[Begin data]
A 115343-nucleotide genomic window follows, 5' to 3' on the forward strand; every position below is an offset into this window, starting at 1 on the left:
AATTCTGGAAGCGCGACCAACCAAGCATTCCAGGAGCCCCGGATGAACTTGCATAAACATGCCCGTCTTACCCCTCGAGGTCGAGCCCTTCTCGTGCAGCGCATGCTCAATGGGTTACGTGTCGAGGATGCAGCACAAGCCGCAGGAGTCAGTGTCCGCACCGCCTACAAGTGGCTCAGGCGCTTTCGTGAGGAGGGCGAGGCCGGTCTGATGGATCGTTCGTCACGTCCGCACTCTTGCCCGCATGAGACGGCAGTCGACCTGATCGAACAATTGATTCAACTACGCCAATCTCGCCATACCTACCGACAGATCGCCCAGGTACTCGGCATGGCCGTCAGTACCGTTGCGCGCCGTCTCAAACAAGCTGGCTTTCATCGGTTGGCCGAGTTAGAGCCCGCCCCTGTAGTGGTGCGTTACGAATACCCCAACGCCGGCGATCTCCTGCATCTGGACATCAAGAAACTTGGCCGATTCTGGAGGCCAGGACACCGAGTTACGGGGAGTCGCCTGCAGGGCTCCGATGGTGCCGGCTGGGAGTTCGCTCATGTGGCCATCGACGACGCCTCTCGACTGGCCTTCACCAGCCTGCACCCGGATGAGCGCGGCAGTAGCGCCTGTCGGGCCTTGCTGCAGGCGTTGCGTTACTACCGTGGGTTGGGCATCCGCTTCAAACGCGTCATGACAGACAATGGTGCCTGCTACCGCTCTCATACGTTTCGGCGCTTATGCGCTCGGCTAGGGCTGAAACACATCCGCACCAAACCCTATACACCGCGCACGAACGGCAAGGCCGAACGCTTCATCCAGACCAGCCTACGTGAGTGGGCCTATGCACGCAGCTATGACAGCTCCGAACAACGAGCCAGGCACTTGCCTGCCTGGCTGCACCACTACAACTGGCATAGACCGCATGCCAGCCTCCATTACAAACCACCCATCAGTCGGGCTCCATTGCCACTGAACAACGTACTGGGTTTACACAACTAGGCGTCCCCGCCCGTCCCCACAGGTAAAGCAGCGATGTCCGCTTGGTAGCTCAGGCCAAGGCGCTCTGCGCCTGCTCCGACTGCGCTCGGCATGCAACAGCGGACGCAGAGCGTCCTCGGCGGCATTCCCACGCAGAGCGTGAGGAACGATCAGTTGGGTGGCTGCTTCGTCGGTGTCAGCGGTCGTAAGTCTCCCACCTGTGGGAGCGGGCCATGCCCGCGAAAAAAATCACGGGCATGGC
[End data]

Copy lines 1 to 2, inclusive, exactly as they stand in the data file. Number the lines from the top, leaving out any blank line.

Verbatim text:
A 115343-nucleotide genomic window follows, 5' to 3' on the forward strand; every position below is an offset into this window, starting at 1 on the left:
AATTCTGGAAGCGCGACCAACCAAGCATTCCAGGAGCCCCGGATGAACTTGCATAAACATGCCCGTCTTACCCCTCGAGGTCGAGCCCTTCTCGTGCAGCGCATGCTCAATGGGTTACGTGTCGAGGATGCAGCACAAGCCGCAGGAGTCAGTGTCCGCACCGCCTACAAGTGGCTCAGGCGCTTTCGTGAGGAGGGCGAGGCCGGTCTGATGGATCGTTCGTCACGTCCGCACTCTTGCCCGCATGAGACGGCAGTCGACCTGATCGAACAATTGATTCAACTACGCCAATCTCGCCATACCTACCGACAGATCGCCCAGGTACTCGGCATGGCCGTCAGTACCGTTGCGCGCCGTCTCAAACAAGCTGGCTTTCATCGGTTGGCCGAGTTAGAGCCCGCCCCTGTAGTGGTGCGTTACGAATACCCCAACGCCGGCGATCTCCTGCATCTGGACATCAAGAAACTTGGCCGATTCTGGAGGCCAGGACACCGAGTTACGGGGAGTCGCCTGCAGGGCTCCGATGGTGCCGGCTGGGAGTTCGCTCATGTGGCCATCGACGACGCCTCTCGACTGGCCTTCACCAGCCTGCACCCGGATGAGCGCGGCAGTAGCGCCTGTCGGGCCTTGCTGCAGGCGTTGCGTTACTACCGTGGGTTGGGCATCCGCTTCAAACGCGTCATGACAGACAATGGTGCCTGCTACCGCTCTCATACGTTTCGGCGCTTATGCGCTCGGCTAGGGCTGAAACACATCCGCACCAAACCCTATACACCGCGCACGAACGGCAAGGCCGAACGCTTCATCCAGACCAGCCTACGTGAGTGGGCCTATGCACGCAGCTATGACAGCTCCGAACAACGAGCCAGGCACTTGCCTGCCTGGCTGCACCACTACAACTGGCATAGACCGCATGCCAGCCTCCATTACAAACCACCCATCAGTCGGGCTCCATTGCCACTGAACAACGTACTGGGTTTACACAACTAGGCGTCCCCGCCCGTCCCCACAGGTAAAGCAGCGATGTCCGCTTGGTAGCTCAGGCCAAGGCGCTCTGCGCCTGCTCCGACTGCGCTCGGCATGCAACAGCGGACGCAGAGCGTCCTCGGCGGCATTCCCACGCAGAGCGTGAGGAACGATCAGTTGGGTGGCTGCTTCGTCGGTGTCAGCGGTCGTAAGTCTCCCACCTGTGGGAGCGGGCCATGCCCGCGAAAAAAATCACGGGCATGGC